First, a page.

Land rights long played a significant role in the politics of conflict and insecurity in Kenya, and they continued to do so after the 2010 constitutional changes. Political violence associated with land rights, including ethnically motivated violence, remained a persistent part of politics at the county level, especially in northern Kenya.12 Types of conflict included “struggles to access county funds” as well as “competition to control borders, enclaves and areas of high exploitive value.”13 Several years into the new devolved system, a patchwork topography of conflict emerged, including: “struggles for county-level political dominance and exclusions of minority groups engendered by patronage politics, tensions around new infrastructure and resource investment, and the Al-Shabaab threat and state security responses that are thought to disproportionately target Muslims and Somalis.”14 These challenges to Kenya’s domestic security were not newly created by the devolved government. But “[t]he movement of actors and flows across scales—sub-national, national, and transnational—connects seemingly localised conflict events into longer chains of violence, necessitating multi-level governance of conflict.”15 It was against these political, healthcare, and domestic security backdrops that the COVID-19 pandemic emerged in Kenya. How well did the devolved Kenyan government perform in the face of this national emergency?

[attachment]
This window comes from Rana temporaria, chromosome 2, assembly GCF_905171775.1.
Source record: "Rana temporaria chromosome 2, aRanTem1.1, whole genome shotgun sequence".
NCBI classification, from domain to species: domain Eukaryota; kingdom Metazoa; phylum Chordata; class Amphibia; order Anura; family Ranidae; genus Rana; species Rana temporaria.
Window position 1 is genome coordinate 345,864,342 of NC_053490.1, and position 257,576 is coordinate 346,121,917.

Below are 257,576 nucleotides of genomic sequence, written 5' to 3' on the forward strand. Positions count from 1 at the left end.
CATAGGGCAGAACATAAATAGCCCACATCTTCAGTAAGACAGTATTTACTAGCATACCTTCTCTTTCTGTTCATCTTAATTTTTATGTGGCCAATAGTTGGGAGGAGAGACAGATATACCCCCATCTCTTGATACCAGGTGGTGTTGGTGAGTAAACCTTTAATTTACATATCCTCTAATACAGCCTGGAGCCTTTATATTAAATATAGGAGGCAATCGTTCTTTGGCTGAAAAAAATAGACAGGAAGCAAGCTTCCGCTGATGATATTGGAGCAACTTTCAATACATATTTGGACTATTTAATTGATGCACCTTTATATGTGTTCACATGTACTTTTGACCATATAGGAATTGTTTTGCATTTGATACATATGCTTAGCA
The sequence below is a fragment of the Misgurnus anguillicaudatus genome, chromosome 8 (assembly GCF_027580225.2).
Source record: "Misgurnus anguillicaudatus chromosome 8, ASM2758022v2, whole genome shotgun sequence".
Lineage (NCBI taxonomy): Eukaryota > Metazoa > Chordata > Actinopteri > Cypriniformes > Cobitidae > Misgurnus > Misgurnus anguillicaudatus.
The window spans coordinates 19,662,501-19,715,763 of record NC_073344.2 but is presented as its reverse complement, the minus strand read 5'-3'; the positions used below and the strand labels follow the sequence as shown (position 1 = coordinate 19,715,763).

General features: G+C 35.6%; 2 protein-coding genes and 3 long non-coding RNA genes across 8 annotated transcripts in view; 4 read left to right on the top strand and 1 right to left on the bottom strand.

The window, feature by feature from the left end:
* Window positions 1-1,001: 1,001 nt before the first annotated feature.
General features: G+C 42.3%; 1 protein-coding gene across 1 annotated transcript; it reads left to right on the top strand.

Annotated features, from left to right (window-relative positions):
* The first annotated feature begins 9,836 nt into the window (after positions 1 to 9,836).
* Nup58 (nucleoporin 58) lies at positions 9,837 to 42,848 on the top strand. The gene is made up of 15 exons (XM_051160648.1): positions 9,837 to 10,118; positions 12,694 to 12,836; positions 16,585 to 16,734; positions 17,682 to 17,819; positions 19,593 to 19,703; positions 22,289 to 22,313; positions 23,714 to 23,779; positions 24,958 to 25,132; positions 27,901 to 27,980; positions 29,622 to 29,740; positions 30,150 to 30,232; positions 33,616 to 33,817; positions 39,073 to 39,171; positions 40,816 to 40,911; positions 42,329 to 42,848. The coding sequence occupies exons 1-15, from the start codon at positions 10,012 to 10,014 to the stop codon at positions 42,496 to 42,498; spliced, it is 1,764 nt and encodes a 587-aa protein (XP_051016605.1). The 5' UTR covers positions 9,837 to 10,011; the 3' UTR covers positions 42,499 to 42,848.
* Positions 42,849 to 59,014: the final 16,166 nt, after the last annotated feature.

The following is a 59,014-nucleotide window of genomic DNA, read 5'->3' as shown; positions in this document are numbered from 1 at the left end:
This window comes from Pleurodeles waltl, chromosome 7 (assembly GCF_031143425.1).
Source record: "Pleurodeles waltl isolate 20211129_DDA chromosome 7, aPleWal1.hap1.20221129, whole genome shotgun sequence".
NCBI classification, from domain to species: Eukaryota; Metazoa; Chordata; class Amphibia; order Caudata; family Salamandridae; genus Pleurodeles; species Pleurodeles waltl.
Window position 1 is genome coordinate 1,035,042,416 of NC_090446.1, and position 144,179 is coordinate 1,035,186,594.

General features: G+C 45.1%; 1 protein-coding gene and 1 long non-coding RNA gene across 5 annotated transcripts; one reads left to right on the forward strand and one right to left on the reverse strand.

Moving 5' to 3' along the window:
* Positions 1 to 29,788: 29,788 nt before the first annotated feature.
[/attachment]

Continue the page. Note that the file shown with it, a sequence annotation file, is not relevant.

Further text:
COVID-19, Impact and Response

President Kenyatta and the national government responded quickly with a number of public health countermeasures at the onset of the COVID-19 pandemic in Kenya. They included the following:

  • On 15 March, cultural, educational, and sporting activities were suspended along with all public rallies and church services;
  • On 22 March, local and international flights were suspended;
  • Beginning 27 March, a dusk-to-dawn curfew was imposed nation-wide; and
  • On 5 April, Kenya’s Ministry of Health mandated mask-wearing.

Serving his second and final term, President Kenyatta also focused his pandemic response in the capital, Nairobi, and among Kenya’s national institutional structures. This centralized approach immediately called into question the ability of county governors and governments both to impose lockdown measures and to deliver vital health services to their constituents. While the devolved county governments theoretically had primary responsibilities to deliver health services to Kenyans, the reality remained: Nairobi called the health policy shots, especially in cases of national emergency. By late April, meanwhile, “After 7 weeks of the pandemic, the number of confirmed positive cases in Kenya reached 490 with 24 deaths and 144 recoveries.”16 While these figures were quite low relative to other nation-states around the world, President Kenyatta did not relent on imposing further lockdown measures.

Nairobi chose to use domestic security measures rather than health services provisions as the main tool in response to the pandemic. By late May, reports indicated that Kenyan authorities were conducting forced quarantines of numerous groups, including incoming travelers, people who had contacts with travelers, and people who had violated curfew or orders to wear masks in public. According to several nongovernmental organizations, the Kenyan government was “forcefully quarantining tens of thousands of people in facilities that lack[ed] proper sanitation, protective equipment and food.”17 Soon after, the Ministry of Health released guidelines on how people with mild or asymptomatic cases could self-isolate at home, in accordance with World Health Organization recommendations.18 But enforcement of these government mandates had already taken a serious toll on poor Kenyans and marginalized groups.